Practical Designs and Experimental Studies of Tesla Turbine

N. Tesla is the person who has conducted the experiments and gave his undertakings. He conducted his experiments from 1906 to 1914 on turbine to check and investigate behavior of turbine for several different working conditions. According to him the turbines can be more than 95 % efficient exceeding conventional turbo machines of the day. He wanted to introduce a more reliable and efficient combustion engine in replacement of piston cylinder combustion engine using his technology. In their conversion of fuel to work the best available engines were not able to give more than 27 to 28 percentage efficiency. In 1966, a 6 inch wind turbine was tested by varying different conditions such as supply pressure varying from 6895Pa to 27,579 Pa, angular velocity varying from 4,000rmp to 18,000rpm and design variable such as disk spacing. He came up with observation that steam turbine with specific speed of 0.1 rpm is more efficient and give around 40-45% efficiency if it is compared with single stage turbine of same specific speed that gives efficiency up to 24% maximum. He also established a robust relation between flow rate and torque applied on disk of rotor of Tesla Turbine due to decrease in tangential velocity.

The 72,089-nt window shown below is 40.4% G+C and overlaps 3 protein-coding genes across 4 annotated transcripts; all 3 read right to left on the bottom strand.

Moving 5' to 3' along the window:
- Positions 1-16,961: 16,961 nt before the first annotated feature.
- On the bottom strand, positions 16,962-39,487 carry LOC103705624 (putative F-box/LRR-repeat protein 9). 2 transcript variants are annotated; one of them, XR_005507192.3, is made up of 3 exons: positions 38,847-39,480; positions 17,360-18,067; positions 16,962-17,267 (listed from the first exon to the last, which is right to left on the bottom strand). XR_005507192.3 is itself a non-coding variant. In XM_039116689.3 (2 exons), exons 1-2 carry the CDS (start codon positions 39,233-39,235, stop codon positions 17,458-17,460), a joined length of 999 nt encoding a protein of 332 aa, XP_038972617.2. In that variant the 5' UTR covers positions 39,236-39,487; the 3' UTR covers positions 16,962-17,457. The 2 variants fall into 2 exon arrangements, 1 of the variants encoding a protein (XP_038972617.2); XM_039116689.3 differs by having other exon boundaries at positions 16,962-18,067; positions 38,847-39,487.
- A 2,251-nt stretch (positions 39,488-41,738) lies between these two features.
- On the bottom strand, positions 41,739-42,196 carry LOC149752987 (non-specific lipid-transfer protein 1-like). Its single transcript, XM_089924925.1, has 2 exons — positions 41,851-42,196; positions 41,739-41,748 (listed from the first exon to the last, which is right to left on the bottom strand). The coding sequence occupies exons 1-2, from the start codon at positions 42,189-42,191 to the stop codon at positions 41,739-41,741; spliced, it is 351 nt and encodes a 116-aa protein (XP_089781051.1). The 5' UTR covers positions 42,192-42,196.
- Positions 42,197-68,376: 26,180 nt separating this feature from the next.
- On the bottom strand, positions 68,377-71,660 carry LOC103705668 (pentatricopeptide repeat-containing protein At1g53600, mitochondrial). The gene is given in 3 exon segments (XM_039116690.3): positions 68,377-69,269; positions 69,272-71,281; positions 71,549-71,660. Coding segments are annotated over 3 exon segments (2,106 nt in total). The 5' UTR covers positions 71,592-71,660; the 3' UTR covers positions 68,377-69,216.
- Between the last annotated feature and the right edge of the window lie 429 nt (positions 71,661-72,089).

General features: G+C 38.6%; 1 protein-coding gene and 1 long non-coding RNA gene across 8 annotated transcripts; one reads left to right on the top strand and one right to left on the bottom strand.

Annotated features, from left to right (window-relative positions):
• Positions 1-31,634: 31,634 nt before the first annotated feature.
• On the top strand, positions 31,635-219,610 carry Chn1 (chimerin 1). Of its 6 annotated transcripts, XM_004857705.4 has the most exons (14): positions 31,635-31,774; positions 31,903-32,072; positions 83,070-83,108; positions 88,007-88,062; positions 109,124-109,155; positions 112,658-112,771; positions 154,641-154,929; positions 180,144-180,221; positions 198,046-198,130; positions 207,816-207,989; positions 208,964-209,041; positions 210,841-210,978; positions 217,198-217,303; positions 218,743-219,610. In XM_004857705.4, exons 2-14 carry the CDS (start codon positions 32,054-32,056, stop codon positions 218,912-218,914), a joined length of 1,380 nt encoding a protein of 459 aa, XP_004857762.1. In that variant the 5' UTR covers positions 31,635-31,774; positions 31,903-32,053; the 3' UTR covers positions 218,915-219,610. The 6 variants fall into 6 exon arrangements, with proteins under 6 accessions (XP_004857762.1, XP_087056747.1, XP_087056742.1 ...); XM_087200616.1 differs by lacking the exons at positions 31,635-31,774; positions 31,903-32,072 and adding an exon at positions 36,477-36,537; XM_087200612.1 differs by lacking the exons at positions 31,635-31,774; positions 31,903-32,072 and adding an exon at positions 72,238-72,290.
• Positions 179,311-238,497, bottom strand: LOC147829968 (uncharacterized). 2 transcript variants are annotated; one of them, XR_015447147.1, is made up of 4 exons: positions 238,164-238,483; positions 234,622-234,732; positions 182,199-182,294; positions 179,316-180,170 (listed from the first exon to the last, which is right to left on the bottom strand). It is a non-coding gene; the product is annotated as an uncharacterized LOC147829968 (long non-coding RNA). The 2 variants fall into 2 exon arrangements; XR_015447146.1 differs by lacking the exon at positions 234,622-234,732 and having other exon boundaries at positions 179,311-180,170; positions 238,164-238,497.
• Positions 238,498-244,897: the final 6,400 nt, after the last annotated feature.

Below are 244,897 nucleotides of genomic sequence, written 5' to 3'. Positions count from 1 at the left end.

Prof Warren Rice, in 1965, rechecked performance merit stated by tesla. For this he conducted number of experiments. Visco- Geometric properties were replicated under which preceding steps were made. His test results confirm that turbine can be operated at nearly pure impulse to solely reactive mode and the deviation of the results from N. Tesla’s claim of turbine merits at various speed , flow rate and geometry combinations. Adam (1970) tried to verify the research provided by Boyd and Rice (1968). He observed patterns of pressure drops in radial direction from inlet to outlet with partial flow admission for a narrowly separated pair of disks. An analytical model with a good agreement was reached for laminar flow. Pater (1974) made some improvements in the study provided by Adam et al. In his research and study he tried to determine fluid particle streamlines, pressure distribution and various fluid regimes. They described that multiple disk turbo machines may be designed by the combination of kinematic viscosity constant (ν), operating angular speed and flow rate, and if the flow is inside the laminar flow range and ri, ro, and b remaining are kept constant.